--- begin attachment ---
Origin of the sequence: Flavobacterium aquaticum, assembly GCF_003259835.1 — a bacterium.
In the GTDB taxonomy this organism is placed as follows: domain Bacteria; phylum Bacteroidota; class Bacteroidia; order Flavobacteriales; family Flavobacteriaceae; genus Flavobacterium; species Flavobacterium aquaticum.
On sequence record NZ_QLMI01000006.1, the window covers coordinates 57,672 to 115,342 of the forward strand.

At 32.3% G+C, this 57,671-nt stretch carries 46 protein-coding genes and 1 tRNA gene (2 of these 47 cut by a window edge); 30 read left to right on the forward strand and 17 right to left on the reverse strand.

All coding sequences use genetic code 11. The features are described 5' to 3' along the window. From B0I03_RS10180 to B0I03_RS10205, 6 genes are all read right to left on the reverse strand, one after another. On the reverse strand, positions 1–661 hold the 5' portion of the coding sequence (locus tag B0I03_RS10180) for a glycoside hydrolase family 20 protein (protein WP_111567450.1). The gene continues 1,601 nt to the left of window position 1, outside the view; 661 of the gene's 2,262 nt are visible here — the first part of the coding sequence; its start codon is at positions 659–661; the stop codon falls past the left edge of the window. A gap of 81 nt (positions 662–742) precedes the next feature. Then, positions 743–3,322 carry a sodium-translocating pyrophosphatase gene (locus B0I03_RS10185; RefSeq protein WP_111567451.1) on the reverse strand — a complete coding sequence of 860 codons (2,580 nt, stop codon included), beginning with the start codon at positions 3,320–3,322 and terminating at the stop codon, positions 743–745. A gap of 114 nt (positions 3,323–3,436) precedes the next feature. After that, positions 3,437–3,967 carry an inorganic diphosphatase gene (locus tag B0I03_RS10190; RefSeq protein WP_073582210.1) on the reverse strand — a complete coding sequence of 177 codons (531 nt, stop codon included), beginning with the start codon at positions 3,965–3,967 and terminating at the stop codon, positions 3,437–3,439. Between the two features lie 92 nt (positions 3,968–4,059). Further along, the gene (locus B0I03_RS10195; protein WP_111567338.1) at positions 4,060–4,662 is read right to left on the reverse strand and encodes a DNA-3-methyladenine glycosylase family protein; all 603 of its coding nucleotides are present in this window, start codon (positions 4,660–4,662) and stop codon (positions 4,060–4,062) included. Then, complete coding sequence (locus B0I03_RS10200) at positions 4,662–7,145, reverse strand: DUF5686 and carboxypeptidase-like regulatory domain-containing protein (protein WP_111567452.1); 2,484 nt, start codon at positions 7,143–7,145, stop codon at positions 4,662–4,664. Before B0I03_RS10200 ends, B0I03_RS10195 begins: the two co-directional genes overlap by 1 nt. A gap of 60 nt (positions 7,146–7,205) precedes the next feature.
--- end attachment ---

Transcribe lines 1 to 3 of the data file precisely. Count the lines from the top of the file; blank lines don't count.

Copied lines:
Origin of the sequence: Flavobacterium aquaticum, assembly GCF_003259835.1 — a bacterium.
In the GTDB taxonomy this organism is placed as follows: domain Bacteria; phylum Bacteroidota; class Bacteroidia; order Flavobacteriales; family Flavobacteriaceae; genus Flavobacterium; species Flavobacterium aquaticum.
On sequence record NZ_QLMI01000006.1, the window covers coordinates 57,672 to 115,342 of the forward strand.